Change is a necessity in today’s world, yet change initiatives don’t always work out.
What is Organizational Change Fatigue?
One study has reported that only about 54 percent of change initiatives succeed. Another reports that up to 70 percent of organizational change efforts fail. Organizations of all types are urged to innovate, yet when they try to change too much, too fast, the result can be change fatigue.
When employees are overwhelmed by too much change, consequences can include lower employee engagement, higher absenteeism, and in extreme cases, greater turnover. Organizational leaders must accept that capacity for change is limited – at least in the short term. Preventing and overcoming organizational change fatigue requires employing fundamental best practices of change management. Here are five strategies that are helpful.
1. Zoom Out Your Perspective
When you take a high-level view of all the changes going on in an organization, it’s easier to see how certain individuals or departments may be overwhelmed with change. Regularly revisiting a top-level view of change can help with change management and help you take steps that can prevent and address change fatigue. In other words, it’s important never to lose sight of the big picture.
2. Prioritize Change Initiatives
As an analogy, suppose you want to remodel your home. While it would be great to jump in and get everything done at once, it’s usually not practical, since you still have to live there while everything is going on. Therefore, you prioritize.
Priorities with change management may be made because of budget, because of a strong necessity for change, personnel issues, or other reasons. However, you must prioritize to prevent a change deluge that can overwhelm personnel in the short term.
3. Create a Roadmap or Strategy for Change Over Time
Along with prioritization goes the process of creating a roadmap or strategy for change over the long term. This roadmap may itself have to be changed along the way, but having it as a guide benefits everyone. It’s important to communicate the change strategy to employees so they know what to expect and approximately when to expect it. Having an idea of what’s coming helps everyone prepare.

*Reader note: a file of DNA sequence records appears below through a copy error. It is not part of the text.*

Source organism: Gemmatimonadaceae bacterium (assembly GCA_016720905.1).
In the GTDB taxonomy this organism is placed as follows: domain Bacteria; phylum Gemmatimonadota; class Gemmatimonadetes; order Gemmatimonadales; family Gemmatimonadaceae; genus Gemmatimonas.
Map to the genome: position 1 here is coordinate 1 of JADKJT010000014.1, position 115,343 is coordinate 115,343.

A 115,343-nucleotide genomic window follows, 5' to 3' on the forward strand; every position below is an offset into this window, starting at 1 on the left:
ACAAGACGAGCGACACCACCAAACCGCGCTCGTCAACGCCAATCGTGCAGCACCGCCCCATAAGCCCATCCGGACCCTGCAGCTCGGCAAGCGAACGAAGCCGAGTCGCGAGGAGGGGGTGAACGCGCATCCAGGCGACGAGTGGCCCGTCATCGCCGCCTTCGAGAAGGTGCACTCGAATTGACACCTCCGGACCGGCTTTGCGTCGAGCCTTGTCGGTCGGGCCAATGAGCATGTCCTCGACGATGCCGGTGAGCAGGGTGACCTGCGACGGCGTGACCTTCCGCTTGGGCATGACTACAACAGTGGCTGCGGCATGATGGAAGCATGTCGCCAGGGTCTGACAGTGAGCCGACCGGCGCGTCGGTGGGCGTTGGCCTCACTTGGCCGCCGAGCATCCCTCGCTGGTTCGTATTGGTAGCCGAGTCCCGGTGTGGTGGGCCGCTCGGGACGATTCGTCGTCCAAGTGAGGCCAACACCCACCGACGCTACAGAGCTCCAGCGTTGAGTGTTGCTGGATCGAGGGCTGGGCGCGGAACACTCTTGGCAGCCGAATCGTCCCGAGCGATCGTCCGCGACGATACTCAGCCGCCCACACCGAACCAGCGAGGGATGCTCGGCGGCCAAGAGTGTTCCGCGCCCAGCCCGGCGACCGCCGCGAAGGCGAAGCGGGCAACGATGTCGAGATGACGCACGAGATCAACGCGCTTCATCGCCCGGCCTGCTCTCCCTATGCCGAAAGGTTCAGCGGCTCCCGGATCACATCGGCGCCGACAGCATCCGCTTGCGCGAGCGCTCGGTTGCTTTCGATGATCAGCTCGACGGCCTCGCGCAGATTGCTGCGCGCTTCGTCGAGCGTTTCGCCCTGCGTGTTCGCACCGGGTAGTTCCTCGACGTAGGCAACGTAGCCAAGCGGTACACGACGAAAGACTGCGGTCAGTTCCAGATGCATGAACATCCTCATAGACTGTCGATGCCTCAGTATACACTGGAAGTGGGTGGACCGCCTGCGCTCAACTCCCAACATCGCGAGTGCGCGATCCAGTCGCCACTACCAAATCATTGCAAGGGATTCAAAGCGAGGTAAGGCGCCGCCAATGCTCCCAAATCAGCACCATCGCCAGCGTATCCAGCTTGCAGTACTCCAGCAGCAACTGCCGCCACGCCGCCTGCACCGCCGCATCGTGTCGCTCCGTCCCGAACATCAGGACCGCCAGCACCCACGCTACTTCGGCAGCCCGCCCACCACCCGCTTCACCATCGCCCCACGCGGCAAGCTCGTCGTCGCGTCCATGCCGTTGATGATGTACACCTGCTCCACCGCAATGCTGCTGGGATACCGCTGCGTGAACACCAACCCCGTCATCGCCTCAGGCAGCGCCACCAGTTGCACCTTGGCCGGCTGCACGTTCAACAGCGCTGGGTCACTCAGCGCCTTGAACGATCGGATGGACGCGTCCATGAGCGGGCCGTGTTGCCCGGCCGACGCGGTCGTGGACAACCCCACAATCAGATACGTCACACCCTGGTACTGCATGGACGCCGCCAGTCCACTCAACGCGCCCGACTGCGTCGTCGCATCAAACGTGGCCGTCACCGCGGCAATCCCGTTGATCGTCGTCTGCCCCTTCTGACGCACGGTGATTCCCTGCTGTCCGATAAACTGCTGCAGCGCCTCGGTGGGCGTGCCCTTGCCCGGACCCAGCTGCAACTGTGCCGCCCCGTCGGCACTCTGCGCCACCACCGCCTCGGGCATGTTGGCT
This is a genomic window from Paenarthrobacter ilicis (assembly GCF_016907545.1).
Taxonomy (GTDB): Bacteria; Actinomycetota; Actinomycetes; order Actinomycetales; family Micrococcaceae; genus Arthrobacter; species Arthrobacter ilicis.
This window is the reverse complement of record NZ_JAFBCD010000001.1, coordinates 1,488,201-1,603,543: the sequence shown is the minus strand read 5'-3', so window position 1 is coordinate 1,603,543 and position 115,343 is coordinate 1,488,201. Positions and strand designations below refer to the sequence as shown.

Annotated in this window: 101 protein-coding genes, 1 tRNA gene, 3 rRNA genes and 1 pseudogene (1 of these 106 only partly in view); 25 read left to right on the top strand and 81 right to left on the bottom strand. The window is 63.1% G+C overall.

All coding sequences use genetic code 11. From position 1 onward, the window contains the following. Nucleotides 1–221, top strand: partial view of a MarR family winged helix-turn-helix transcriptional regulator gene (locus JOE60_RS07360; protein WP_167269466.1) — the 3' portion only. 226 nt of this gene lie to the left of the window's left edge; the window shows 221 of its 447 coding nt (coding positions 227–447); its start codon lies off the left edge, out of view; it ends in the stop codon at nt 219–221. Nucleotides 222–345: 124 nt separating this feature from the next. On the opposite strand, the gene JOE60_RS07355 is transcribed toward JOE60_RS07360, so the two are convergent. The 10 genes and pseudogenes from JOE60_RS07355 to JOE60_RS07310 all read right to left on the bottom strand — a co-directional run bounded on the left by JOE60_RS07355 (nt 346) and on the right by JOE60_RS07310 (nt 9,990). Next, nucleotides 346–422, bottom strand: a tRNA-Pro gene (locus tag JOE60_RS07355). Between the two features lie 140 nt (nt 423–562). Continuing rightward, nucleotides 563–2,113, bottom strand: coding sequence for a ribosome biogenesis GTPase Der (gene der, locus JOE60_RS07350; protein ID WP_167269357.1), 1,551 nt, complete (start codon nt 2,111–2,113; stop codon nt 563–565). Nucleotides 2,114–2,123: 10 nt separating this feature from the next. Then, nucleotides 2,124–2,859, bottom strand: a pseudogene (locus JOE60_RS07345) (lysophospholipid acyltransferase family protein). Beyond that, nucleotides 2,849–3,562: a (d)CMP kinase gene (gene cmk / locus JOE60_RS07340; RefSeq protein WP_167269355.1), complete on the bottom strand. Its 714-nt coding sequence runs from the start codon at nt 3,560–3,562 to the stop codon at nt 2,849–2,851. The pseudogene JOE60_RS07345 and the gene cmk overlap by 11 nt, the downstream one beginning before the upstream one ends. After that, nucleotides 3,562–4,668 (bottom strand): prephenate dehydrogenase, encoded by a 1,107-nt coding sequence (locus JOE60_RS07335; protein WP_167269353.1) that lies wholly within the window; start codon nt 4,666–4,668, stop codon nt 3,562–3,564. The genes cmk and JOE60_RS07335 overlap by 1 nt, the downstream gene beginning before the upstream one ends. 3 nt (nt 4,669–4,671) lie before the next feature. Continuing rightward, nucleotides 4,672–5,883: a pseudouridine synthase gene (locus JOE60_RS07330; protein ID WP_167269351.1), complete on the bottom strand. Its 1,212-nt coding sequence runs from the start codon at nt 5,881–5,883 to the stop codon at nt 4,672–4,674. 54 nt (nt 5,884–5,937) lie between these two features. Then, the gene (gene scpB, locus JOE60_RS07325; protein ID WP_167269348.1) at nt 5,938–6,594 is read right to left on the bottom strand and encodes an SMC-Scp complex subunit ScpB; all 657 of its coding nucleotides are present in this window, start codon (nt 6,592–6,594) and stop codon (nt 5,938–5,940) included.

4. Continue Working to Strengthen Organizational Culture
Organizational culture is the substrate that “feeds” everything that everyone does in your company. Neglect it, and you neglect not only your employees but ultimately your clients and customers. Organizational culture is a living entity, wherein there is no endpoint. A strong, living, thriving culture is essential to innovation, and it’s also essential to helping everyone be open to and ready for changes.
5. Keep Lines of Communication Open
People can’t prepare for and implement change if they don’t know about it and understand it. How far in advance you need to inform everyone will be unique to your organizational needs. However, people do need to know change is coming, and they need to be able to communicate their thoughts and questions about it. One of the biggest ways that organizations induce change fatigue is by pushing change onto people without informing them and allowing them to be part of the change process.
Innovation and change are natural partners. Yet change is almost always stressful to some degree. Minding the big picture while prioritizing changes, developing a long-term strategy for change, tending to organizational culture, and keeping the lines of communication open are ways to prevent change fatigue and better deal with it when it happens. To learn more about change management and innovation, we encourage you to join our newsletter.
Organizational Change Fatigue Frequently Asked Questions
1. How can IdeaScale help my company overcome organizational change fatigue?
Idea management software like IdeaScale can help give your team a louder voice. You can collect feedback and buy-in for corporate culture and leadership innovation that can lead to cultural changes which improve leadership and change management. Learn more about our idea management software.
2. What causes organizational change fatigue?
Organizational change fatigue can be caused by evolutions and changes in the workplace that increase workloads or require new patterns, roles, or skills. Most of the time, fatigue comes from how the change is managed. Lack of support can be a big contributor to organizational change fatigue, which is why it’s important to make sure there’s a strong internal culture of communication.
3. How does leadership impact organizational change fatigue?
Leadership is key when implementing change. Personal advocacy and wisdom help provide vision, direction, and inspiration to others. Change leaders also help mentor their team through issues and frictions that may come with organizational change.
4. What are examples of organizational changes that can lead to change fatigue?
Changes that can lead to organizational fatigue include the adoption of new technologies, mergers and acquisitions, significant changes to organizational culture, as well as shifts in leadership. Crises can also lead to fatigue and can cause stress. Leading your team through changes and crises is crucial for avoiding burnout and ensuring smooth transitions.
5. How can I help my team better embrace change?
It’s important not just to set expectations, but also to explain why the change is necessary. Management research shows that people will more positively respond to change that they disagree with if they understand why it needs to be made. Honesty and clarity when communicating change are important. All of this speaks to the value of a decision-making process that is open, transparent, and has wide buy-in from the entire team.